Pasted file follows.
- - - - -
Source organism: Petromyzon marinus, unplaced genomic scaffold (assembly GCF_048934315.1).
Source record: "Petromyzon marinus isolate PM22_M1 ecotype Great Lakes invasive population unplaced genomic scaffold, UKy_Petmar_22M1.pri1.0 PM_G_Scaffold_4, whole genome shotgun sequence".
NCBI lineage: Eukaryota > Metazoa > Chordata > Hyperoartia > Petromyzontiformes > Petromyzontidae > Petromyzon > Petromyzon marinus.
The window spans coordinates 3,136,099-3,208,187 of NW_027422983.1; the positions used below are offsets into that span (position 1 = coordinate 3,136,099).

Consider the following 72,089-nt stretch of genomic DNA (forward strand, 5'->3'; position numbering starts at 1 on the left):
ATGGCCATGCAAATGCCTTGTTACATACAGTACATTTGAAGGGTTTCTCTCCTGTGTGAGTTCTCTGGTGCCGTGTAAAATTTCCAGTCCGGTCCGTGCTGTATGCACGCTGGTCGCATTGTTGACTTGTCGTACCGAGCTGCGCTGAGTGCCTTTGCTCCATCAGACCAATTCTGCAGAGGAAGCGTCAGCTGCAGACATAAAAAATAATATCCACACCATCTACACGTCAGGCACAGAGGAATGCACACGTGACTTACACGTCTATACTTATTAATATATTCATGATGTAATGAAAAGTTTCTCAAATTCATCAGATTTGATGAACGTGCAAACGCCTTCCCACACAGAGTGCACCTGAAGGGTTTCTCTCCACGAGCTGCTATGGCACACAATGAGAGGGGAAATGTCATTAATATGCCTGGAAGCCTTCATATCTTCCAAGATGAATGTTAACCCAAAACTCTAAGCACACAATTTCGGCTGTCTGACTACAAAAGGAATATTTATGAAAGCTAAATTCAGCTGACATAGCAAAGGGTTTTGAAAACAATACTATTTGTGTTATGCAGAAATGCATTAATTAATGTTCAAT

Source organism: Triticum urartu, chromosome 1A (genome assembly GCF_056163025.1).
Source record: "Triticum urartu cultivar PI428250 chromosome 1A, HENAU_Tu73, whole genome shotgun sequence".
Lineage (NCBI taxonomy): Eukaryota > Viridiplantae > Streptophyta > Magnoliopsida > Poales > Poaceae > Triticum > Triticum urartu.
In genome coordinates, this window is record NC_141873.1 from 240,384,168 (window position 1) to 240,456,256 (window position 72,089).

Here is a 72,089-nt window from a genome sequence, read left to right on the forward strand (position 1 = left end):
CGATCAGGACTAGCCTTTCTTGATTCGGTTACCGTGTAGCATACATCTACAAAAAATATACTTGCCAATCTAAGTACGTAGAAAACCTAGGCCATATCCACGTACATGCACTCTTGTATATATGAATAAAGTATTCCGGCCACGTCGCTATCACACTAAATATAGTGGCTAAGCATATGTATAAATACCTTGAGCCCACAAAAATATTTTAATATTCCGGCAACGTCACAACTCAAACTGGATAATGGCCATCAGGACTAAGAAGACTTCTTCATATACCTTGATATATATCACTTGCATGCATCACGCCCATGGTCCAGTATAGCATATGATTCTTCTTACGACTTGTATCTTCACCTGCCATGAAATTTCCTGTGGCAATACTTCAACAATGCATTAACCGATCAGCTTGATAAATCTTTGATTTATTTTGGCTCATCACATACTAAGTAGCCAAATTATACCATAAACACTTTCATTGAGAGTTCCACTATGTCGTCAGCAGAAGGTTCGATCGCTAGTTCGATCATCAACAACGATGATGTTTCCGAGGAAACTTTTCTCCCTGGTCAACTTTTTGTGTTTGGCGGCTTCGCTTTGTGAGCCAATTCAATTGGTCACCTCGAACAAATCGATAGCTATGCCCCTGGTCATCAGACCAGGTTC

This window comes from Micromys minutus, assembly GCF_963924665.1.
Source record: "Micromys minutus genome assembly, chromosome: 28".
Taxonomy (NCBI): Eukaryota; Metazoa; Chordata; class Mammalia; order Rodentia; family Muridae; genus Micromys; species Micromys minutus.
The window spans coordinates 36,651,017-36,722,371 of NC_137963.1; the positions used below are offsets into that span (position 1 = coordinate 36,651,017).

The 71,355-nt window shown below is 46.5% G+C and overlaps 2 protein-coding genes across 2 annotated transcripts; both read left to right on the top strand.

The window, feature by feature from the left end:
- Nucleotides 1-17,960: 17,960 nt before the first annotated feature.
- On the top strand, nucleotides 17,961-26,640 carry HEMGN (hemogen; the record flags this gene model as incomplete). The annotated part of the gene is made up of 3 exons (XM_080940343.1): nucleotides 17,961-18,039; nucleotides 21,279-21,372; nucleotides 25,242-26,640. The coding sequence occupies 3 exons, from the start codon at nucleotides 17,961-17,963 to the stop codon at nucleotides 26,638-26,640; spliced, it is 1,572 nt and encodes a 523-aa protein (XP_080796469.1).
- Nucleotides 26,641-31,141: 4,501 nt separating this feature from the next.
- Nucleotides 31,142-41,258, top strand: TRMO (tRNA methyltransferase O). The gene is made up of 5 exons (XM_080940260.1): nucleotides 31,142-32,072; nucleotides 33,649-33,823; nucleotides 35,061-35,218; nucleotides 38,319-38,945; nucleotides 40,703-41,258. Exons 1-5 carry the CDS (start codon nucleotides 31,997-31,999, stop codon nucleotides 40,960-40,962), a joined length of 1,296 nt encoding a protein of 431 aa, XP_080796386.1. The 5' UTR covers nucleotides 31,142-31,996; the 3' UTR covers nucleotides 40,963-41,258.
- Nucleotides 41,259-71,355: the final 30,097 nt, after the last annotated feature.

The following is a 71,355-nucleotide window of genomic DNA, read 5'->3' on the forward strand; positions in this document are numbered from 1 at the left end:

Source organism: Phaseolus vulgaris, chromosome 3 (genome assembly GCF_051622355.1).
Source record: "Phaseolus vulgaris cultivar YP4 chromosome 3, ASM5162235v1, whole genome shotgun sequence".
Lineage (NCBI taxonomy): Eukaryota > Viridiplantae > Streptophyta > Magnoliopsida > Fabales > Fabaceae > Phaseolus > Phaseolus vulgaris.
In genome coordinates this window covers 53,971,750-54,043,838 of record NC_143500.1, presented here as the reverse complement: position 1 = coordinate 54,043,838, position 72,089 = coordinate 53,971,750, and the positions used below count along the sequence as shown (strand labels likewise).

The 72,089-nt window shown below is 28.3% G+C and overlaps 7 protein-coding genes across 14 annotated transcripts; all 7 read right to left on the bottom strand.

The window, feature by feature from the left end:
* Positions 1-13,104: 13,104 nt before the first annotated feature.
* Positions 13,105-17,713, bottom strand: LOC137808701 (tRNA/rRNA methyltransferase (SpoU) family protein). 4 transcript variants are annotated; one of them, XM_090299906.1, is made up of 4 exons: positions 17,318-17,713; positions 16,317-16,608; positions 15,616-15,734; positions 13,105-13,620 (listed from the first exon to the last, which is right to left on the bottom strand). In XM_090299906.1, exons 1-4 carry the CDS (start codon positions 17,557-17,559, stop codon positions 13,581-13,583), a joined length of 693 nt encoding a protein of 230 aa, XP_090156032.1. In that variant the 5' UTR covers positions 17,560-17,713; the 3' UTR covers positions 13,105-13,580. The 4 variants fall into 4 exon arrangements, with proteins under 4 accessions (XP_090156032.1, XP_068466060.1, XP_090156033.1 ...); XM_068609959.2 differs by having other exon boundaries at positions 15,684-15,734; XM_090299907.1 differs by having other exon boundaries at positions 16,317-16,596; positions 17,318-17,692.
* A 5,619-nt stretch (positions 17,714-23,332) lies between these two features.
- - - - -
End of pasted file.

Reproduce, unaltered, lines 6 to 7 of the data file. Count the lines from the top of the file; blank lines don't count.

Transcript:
ATGGCCATGCAAATGCCTTGTTACATACAGTACATTTGAAGGGTTTCTCTCCTGTGTGAGTTCTCTGGTGCCGTGTAAAATTTCCAGTCCGGTCCGTGCTGTATGCACGCTGGTCGCATTGTTGACTTGTCGTACCGAGCTGCGCTGAGTGCCTTTGCTCCATCAGACCAATTCTGCAGAGGAAGCGTCAGCTGCAGACATAAAAAATAATATCCACACCATCTACACGTCAGGCACAGAGGAATGCACACGTGACTTACACGTCTATACTTATTAATATATTCATGATGTAATGAAAAGTTTCTCAAATTCATCAGATTTGATGAACGTGCAAACGCCTTCCCACACAGAGTGCACCTGAAGGGTTTCTCTCCACGAGCTGCTATGGCACACAATGAGAGGGGAAATGTCATTAATATGCCTGGAAGCCTTCATATCTTCCAAGATGAATGTTAACCCAAAACTCTAAGCACACAATTTCGGCTGTCTGACTACAAAAGGAATATTTATGAAAGCTAAATTCAGCTGACATAGCAAAGGGTTTTGAAAACAATACTATTTGTGTTATGCAGAAATGCATTAATTAATGTTCAAT

Source organism: Triticum urartu, chromosome 1A (genome assembly GCF_056163025.1).